By 1950, Delmar Fugate’s Pink Elephant was a going concern in full swing. With its location just across the street from all the charter fishing boats, it was a natural gathering place not only for the guides, but also for their clientele. The bar was on the second floor and, although it was quite large, it always seemed to be crowded – lots of expanding fish stories mingled with cigarette smoke and laughter.
The whole atmosphere of the place reflected Delmar and his wife Margaret’s style – relaxed and simple, but lots of fun. There were two distinct sounds that will always remind me of those happy days. You could hear Delmar’s characteristic wheezy laughter emanating from somewhere in the Pink, and the syncopating rhythms of the most popular jukebox selection of the day, “The Salty-Dog Rag.”
The dining area was downstairs. Hoke Harrison was the chef, and his wife, Ernestine, managed the front of the house. She decorated the restaurant with pussy willows sent down from Maine when she could get them. One of our pleasantest memories was returning from fishing – it could be quite late – and walking across the street to enjoy dinner at the Pink. It wasn’t necessary to go home and change.
Hoke was not only a talented cook, he also was a low-handicap golfer, and frequently in demand for a game. I often smiled to myself because of the names above two of the adjoining lockers in the men’s locker room of the “hard-to-get-into” golf club – Hoke Harrison and Alfred G. Vanderebilt!
There are six houses on the beachfront side of the block between 3rd and 4th streets. In the 1970’s, B.C. (Before golf Carts), every house but our own was occupied by graduates of Harvard University. It was quite stimulating to be near all those intellectuals.
That year, as income-tax day approached, one of these gentlemen became quite agitated with his taxman up north because his return had not yet arrived for his signature. Each day, after checking his post box, he would tell his problems to the postmistress. By tax day, she was well aware of his predicament. Finally, on the 16th of April, a big brown envelope was delivered. He quickly examined the contents and, after signing the return, rushed back to our post office.
The postmistress noticed the apprehensive look on his face as he approached the counter and handed her his tax return envelope. Without saying a word, she turned over the postmark date canceling stamp and with her pencil moved the 6 back to 5, gave it a big bang, and cancelled the stamp “April 15.” Then she quickly moved number 5 forward to 6 again.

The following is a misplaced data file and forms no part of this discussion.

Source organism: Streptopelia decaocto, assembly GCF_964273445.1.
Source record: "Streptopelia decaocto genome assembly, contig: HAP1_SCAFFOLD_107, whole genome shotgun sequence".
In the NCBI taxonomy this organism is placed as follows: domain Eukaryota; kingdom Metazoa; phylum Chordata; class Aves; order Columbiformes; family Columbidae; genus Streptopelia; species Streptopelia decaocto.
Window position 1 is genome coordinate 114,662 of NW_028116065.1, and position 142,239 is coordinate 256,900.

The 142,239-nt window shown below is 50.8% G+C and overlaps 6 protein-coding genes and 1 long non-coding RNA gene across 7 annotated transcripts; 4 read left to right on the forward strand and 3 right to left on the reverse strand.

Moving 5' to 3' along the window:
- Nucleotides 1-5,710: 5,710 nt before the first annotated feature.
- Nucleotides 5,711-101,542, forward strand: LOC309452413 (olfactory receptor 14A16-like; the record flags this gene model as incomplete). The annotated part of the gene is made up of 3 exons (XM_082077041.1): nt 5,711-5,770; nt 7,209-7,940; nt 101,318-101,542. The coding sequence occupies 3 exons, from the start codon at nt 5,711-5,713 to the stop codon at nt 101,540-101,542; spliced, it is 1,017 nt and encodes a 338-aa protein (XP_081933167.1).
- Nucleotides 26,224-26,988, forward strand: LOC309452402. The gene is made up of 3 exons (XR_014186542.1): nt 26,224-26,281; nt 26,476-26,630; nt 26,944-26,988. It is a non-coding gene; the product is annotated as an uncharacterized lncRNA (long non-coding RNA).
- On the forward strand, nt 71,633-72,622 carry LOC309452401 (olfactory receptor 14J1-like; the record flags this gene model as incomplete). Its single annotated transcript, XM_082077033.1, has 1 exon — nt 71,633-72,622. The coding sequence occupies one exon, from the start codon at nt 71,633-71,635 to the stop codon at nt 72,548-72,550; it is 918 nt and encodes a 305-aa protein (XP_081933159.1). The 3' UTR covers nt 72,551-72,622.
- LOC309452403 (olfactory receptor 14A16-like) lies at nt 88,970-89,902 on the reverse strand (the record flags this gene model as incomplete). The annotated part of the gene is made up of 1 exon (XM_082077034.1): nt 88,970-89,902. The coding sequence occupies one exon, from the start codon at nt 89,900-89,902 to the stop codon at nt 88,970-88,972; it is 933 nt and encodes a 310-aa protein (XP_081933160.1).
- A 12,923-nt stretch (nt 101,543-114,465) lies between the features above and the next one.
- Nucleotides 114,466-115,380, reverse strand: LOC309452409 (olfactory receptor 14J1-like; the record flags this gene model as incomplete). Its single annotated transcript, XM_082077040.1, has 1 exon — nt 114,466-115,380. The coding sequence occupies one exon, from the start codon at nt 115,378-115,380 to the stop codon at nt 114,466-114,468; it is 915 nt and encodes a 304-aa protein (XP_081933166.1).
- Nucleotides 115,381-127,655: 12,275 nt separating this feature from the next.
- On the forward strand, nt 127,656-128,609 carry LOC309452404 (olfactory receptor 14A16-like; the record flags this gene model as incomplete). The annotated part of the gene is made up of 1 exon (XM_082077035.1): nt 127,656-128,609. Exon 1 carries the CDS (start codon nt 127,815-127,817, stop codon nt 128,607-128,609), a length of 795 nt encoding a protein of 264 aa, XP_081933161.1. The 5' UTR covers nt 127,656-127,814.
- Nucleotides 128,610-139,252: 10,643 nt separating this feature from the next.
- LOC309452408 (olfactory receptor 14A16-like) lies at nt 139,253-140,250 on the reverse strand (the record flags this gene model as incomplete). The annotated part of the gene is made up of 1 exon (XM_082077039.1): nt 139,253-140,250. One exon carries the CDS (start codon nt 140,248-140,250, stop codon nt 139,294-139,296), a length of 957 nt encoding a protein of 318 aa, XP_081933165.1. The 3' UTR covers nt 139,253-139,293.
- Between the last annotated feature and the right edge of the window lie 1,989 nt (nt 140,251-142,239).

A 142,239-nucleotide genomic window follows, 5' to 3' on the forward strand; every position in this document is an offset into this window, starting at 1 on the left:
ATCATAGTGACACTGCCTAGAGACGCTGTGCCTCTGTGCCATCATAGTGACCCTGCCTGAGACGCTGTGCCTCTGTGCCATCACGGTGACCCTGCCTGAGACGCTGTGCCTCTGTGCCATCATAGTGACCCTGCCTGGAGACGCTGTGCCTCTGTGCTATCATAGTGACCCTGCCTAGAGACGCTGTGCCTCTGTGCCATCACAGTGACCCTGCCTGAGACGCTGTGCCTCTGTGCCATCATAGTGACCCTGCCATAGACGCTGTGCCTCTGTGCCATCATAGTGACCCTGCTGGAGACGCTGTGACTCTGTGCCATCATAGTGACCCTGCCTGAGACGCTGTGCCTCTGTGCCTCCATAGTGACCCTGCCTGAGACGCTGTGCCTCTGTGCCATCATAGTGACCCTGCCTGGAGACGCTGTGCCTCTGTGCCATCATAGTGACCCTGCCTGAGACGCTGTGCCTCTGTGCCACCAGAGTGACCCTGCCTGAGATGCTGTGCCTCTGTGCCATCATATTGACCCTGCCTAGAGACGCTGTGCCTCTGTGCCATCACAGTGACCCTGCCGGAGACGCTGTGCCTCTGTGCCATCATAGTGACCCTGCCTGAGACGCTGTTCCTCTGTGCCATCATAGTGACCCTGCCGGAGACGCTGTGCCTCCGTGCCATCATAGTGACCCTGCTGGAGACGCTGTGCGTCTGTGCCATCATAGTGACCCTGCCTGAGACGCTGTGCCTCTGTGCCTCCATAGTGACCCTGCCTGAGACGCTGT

“Neither rain, sleet, snow” nor a day late can hinder a Boca Grande postmistress!
One of the Harvard graduates, Dick Humphrey, lived two houses north of us. We often crossed paths walking our Labrador dogs. On New Year’s Day 1970, we met on our customary dog walk. While I kept our dogs’ leashes untangled, Dick looked at me and said, “Guess where I was 50 years ago today.”
Without waiting for an answer he knew I couldn’t come up with, he continued, “I was playing football in the Rose Bowl game in Pasadena.”
Harvard played Oregon State that year; an Ivy League team in the Rose Bowl! After the game, the powers-that-be at Harvard decided to refuse another invitation, if asked, because of the long travel time that kept the players away from their homework.
For about the first 40 years that we came to Boca Grande, Jerry Fugate and his wife, Geraldine, were the owners of Fugate’s.
Fugate’s began as a real drugstore. But when Jerry discovered he was too color blind to continue to fill prescriptions, drug sales ceased although the store was still called the “Boca Grande Drug Store.” In addition to the usual items such as toothpaste and over-the-counter drugs, there was lots of other merchandise for sale, including fishing supplies.
Geraldine sold her own line of ladies’ dresses and accessories. She was very careful not to sell the same style dress to two different customers who might show up at some social function wearing identical dresses. One of her favorite stories, as related in the Washington Post society section many years ago, goes like this:
Mary McLean, a long-time friend, was involved in the Washington social scene. When TV first began broadcasting such social events as charity balls, or banquets for foreign dignitaries, often some popular “talking head” would interview the guests as they stood in the receiving line. One of the question usually asked was, “Where did you get that beautiful gown?” or “Who was the designer?”When they asked Mary where she had gotten her elegant dress, she replied, “At the Boca Grande Drug Store.”
Early one fall when we had just returned to Boca Grande for the season, I was talking to Jerry about the summer he and Geraldine had spent. He got out his itinerary of that year’s buying trips. As we looked it over, I spotted a familiar excursion I also had taken that year, a riverboat up the Rhine from Cologne to Frankfurt.
I commented to him on how slowly the boat had traveled upstream. The river at this point is about two hundred and forty miles from the ocean, but Jerry, having been born and raised on Gasparilla Island, said, “That Rhine sure has some tide!”